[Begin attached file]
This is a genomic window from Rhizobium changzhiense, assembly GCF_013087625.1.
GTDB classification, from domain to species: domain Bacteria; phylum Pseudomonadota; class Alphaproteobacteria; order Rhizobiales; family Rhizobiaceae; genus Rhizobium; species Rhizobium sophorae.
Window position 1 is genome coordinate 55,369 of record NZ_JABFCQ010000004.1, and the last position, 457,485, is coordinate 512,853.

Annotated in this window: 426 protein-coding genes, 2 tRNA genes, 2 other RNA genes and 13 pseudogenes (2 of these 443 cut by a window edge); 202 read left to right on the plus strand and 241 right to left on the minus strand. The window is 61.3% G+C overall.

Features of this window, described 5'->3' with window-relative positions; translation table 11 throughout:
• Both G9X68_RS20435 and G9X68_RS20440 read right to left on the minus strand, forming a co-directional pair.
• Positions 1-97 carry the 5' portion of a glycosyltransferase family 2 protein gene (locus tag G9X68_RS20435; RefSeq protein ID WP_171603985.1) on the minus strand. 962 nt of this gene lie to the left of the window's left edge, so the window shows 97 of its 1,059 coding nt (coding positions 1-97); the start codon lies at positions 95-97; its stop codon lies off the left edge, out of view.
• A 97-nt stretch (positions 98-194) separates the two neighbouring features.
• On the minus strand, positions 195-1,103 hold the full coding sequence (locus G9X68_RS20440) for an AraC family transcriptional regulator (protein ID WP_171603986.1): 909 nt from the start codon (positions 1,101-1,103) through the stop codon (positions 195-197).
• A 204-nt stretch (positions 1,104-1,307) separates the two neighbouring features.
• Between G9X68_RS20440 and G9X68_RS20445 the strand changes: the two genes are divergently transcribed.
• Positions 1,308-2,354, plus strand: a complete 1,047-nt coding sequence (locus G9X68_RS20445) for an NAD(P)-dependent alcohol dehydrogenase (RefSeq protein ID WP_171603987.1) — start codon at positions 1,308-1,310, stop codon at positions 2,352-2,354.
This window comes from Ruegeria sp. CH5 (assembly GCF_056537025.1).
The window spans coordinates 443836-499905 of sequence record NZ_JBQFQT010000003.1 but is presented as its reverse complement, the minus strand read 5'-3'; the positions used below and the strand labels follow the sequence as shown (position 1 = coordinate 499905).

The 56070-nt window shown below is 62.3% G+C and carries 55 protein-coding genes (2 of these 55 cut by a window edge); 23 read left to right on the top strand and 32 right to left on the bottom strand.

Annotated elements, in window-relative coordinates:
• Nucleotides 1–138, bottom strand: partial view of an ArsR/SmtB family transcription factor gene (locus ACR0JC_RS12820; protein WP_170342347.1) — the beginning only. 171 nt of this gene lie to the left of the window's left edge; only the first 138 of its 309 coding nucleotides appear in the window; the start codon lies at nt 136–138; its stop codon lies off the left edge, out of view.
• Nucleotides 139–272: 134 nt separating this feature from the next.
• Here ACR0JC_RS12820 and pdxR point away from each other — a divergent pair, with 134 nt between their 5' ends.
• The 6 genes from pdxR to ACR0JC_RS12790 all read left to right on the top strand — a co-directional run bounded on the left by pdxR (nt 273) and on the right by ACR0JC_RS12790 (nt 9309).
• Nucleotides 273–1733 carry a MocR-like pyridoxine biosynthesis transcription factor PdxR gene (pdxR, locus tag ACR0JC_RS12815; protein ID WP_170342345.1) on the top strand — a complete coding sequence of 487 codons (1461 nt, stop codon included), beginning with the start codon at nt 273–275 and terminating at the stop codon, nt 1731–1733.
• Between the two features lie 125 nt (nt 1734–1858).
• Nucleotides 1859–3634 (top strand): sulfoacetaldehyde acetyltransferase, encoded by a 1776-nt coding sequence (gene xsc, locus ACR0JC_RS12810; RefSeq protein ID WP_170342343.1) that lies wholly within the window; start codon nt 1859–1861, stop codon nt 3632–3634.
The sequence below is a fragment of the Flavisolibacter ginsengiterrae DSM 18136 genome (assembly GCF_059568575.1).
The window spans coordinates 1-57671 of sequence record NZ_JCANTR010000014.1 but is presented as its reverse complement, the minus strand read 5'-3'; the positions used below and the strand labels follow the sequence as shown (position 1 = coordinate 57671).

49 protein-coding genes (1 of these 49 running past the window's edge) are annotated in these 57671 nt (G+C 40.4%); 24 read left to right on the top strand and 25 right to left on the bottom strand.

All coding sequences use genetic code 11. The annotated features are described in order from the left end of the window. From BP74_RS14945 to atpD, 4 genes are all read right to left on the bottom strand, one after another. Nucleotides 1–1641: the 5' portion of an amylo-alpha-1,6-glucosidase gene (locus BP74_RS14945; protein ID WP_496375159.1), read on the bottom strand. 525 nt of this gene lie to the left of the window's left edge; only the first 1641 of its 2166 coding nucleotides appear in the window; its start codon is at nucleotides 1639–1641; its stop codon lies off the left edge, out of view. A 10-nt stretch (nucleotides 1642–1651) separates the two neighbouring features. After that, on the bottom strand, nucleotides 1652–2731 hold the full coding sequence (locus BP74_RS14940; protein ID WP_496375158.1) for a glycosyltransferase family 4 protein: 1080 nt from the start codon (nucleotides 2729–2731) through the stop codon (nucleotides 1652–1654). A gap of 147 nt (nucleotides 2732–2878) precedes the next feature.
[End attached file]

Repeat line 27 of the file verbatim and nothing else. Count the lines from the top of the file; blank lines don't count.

All coding sequences use genetic code 11. The annotated features are described in order from the left end of the window. From BP74_RS14945 to atpD, 4 genes are all read right to left on the bottom strand, one after another. Nucleotides 1–1641: the 5' portion of an amylo-alpha-1,6-glucosidase gene (locus BP74_RS14945; protein ID WP_496375159.1), read on the bottom strand. 525 nt of this gene lie to the left of the window's left edge; only the first 1641 of its 2166 coding nucleotides appear in the window; its start codon is at nucleotides 1639–1641; its stop codon lies off the left edge, out of view. A 10-nt stretch (nucleotides 1642–1651) separates the two neighbouring features. After that, on the bottom strand, nucleotides 1652–2731 hold the full coding sequence (locus BP74_RS14940; protein ID WP_496375158.1) for a glycosyltransferase family 4 protein: 1080 nt from the start codon (nucleotides 2729–2731) through the stop codon (nucleotides 1652–1654). A gap of 147 nt (nucleotides 2732–2878) precedes the next feature.